Cruel Summer, 2016
Written and directed by Phillip Escott and Craig Newman
Starring Danny Miller, Reece Douglas, Richard Pawulski, Natalie Martins, Grace Dixon, Gary Knowles
Young Autism sufferer Danny enjoys the serenity and solitude of camping. That’s all about to change when enraged teens Nicholas, Calvin and Julia find him, each with their own agenda for wanting to see Danny suffer.
Inspired on tragically true events, Cruel Summer is the debut feature of Phillip Escott and Craig Newman, who together have a wealth of experience directing documentaries. That experience has been carried over into Cruel Summer, as the pair get startlingly real performances from their cast, and some harrowing visuals to match.
Young and innocent Danny, who suffers from Autism, is camping in the woods as part of his Duke of Edinburgh award with one simple plan: fish, eat food and then go to sleep. However on the other side of this Northern England suburbia, recently dumped Nick discovers that his former flame Lisa had a fling with Danny, which is something he can’t handle. Egged on by friend Julia, herself infatuated with Nick and jealous of his previous relationship, they attain help from new kid Calvin to track down Danny and ‘teach him a lesson’.
In a very smart move, Escott and Newman didn’t tie themselves down to any story of violence in particular and instead took influence from a variety of meaningless crimes committed by disenfranchised British youth. In this case its the heart-broken Nick and the pot-stirring Julia who goad Calvin into joining them based on a lie. While Nick wants to inflict pain upon Danny for ‘making a fool of him’, Calvin is under the pretence that Danny is a paedophile. Not only does this create a palpable tension between the violent teens, but it also raises quandaries about their willingness to lie to get what they want. It raises the question – which is beautifully never answered – did Julia make the story about Danny and Lisa up in the first place? It’s a brilliant and simple trope by Escott and Newman, and it really helps drive the narrative forward and put sympathy onto Danny rather than rely on the ‘disabled card’.
Nick is played perfectly and terrifyingly by Danny Miller, best known here in the UK for the soap opera Emmerdale, and his performance is so genuine where he adds more layers to the character in his tone and mannerisms that might have been lost by a lesser actor. There’s an internal conflict within Nick, which pays off in spades as the film comes to a dramatic closure. The venomous Julia is given life by Natalie Martins, and if there is any justice in this world (which this film often claims there isn’t), she will be given multiple opportunities off the back of Cruel Summer. She’s simply phenomenal and very convincing in her role, often toeing the line between light and dark. She’s clearly uncomfortable in the lie she’s helped weave, but her inexplicable devotion to Nick drives her to do bad things. It’s a captivating character study. “We always do what he wants,” she tells Calvin at one point. Speaking of Calvin, and he’s portrayed very well by Reece Douglas who mirrors Martins’ line-toeing performance, and this crew is rounded off perfectly by Richard Pawulski. According to the directors, Pawulski joined the production later than everyone else, with around a month before they started principal photography because they wanted to get someone who could give a convincing performance of Autism without pushing it too far. There could be some who will say Pawulski doesn’t quite nail it, but Escott and Newman’s writing and direction means the disability is never glorified. Even if the the character of Danny wasn’t on the spectrum, nothing would have changed.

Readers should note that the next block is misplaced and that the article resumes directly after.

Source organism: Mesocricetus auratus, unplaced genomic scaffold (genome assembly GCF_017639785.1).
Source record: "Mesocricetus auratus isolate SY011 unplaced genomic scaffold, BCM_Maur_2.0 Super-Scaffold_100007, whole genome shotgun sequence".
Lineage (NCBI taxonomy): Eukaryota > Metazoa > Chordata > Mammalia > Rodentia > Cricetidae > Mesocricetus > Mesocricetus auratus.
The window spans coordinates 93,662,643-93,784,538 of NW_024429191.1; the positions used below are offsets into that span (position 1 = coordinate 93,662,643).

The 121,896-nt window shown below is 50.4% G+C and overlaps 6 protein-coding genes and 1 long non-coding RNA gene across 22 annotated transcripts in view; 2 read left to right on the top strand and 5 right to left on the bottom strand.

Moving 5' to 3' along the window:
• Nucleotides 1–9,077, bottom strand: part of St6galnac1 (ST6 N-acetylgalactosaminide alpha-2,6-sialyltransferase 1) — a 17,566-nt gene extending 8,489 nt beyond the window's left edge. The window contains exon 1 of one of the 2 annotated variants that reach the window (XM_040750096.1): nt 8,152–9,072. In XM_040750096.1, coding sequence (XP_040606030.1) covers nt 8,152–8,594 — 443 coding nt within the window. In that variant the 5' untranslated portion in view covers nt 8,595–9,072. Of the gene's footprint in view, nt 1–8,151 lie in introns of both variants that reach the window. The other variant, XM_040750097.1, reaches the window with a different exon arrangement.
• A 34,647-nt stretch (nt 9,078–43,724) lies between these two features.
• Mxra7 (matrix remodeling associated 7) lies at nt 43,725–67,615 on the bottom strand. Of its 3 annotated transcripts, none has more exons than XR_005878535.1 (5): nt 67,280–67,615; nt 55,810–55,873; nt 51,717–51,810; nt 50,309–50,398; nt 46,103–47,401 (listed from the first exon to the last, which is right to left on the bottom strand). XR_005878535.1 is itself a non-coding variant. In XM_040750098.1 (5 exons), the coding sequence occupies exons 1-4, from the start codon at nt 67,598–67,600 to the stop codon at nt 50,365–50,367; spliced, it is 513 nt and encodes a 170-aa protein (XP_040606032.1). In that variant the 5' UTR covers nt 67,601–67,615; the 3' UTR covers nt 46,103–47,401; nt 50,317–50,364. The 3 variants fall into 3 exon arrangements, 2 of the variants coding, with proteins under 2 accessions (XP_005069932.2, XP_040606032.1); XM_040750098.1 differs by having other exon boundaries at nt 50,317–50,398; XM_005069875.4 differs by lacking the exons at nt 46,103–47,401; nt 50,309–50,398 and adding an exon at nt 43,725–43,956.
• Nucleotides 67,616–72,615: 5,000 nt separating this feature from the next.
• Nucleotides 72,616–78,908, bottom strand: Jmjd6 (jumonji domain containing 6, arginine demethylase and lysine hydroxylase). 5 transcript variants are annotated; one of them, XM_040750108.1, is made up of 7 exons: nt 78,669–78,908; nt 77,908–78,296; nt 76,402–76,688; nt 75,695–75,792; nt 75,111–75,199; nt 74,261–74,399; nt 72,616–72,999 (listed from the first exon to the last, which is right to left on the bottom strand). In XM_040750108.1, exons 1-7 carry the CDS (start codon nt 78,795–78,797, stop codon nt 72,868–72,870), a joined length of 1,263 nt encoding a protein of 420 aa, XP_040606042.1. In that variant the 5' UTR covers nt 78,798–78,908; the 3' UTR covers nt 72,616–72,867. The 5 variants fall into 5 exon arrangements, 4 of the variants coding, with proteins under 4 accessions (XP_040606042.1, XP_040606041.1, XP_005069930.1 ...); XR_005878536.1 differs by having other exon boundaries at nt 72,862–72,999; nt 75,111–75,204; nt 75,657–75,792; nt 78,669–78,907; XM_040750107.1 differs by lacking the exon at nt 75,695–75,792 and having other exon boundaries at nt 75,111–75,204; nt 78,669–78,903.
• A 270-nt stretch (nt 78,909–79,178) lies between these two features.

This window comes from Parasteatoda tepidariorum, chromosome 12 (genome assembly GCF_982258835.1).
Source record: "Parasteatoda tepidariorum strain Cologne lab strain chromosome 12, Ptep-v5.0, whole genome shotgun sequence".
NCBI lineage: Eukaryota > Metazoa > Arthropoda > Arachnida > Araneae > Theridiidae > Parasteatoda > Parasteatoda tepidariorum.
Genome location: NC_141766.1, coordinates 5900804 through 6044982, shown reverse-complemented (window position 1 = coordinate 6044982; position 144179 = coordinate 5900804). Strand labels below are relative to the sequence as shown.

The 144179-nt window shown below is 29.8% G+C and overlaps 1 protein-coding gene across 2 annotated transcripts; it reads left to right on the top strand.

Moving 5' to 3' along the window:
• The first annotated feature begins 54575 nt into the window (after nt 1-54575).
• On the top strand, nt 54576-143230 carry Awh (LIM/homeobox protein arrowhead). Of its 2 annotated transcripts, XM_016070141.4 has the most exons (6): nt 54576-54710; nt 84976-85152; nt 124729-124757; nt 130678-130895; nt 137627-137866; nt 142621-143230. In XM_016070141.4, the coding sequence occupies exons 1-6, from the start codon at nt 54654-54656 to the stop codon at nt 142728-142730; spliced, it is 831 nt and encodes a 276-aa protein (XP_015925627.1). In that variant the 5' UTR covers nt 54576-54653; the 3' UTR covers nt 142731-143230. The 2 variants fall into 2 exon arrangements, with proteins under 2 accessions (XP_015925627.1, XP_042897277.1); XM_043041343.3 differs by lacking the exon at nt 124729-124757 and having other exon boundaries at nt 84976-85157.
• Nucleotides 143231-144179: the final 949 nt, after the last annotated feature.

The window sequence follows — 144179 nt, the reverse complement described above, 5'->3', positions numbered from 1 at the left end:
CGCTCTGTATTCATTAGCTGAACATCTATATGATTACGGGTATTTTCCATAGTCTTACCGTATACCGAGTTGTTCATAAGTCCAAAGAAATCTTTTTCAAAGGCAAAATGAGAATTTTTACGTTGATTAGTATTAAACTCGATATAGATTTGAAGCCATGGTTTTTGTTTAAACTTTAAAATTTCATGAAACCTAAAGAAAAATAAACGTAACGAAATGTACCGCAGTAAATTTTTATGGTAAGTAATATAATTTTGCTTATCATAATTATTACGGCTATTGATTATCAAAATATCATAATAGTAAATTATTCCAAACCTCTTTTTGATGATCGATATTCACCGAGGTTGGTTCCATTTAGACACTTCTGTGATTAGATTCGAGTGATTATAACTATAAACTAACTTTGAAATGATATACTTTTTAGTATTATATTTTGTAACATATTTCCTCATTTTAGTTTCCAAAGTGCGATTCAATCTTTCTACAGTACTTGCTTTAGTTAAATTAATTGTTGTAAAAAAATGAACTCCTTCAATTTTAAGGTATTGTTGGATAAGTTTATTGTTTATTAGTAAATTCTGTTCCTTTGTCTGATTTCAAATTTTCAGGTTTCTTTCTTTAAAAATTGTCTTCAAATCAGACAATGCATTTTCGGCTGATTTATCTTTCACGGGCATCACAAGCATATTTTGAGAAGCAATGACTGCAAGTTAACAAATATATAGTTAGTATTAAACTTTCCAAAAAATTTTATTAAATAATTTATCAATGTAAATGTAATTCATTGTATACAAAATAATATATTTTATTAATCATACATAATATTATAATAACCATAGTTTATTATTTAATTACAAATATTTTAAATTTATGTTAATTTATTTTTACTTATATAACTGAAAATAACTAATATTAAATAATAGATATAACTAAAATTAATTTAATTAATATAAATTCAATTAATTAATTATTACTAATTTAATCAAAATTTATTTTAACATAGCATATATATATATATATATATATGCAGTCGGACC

However, Cruel Summer is not without its issues. The film only runs for 80-ish minutes but its more stuffed than a padded bra. There are several establishing shots used for extended periods of time, and the first hour of the movie is about the teenagers trying to find Danny. While this does create a horrible sense of foreboding, it’s also a case of “when are we getting to the fireworks factory?”. Building tension is one thing, but Cruel Summer feels cheap at times in its padding. An argument can also be made that Escott and Newman show us a more human side to Julia and Calvin in these sequences, but it comes across that Cruel Summer ran too short to be called a feature and was artistically extended.
Thankfully the payoff in the final act makes up for it. Miller really gets a chance to shine in the finale as does Martin and Douglas, and Escott and Newman create a real horrible atmosphere as this poor innocent is beaten upon by delinquent arseholes. The tension on screen is intense, and at times it can be difficult to watch as you beg for these characters to make better choices. Cruel Summer may not be based upon any one real scenario, but there is enough truth to this art to make it uncomfortable as all hell.
With any luck, Cruel Summer will be seen by a lot of people and it will lead to a successful feature career for everyone involved. Danny Miller is fantastic and Natalie Martins is simply sublime. Cruel Summer is an impressive feature debut for Phillip Escott and Craig Newman, and a horrible mirror to hold up to British teen culture.
Flickering Myth Rating – Film: ★ ★ ★ ★ / Movie: ★ ★ ★
Luke Owen is the Deputy Editor of Flickering Myth and the co-host of The Flickering Myth Podcast and Scooperhero News. You can follow him on Twitter @ThisisLukeOwen and read his weekly feature The Week in Star Wars.
[soundcloud url=”https://api.soundcloud.com/playlists/197064794″ params=”auto_play=false&hide_related=false&show_comments=true&show_user=true&show_reposts=false&visual=false” width=”100%” height=”150″ iframe=”true” /]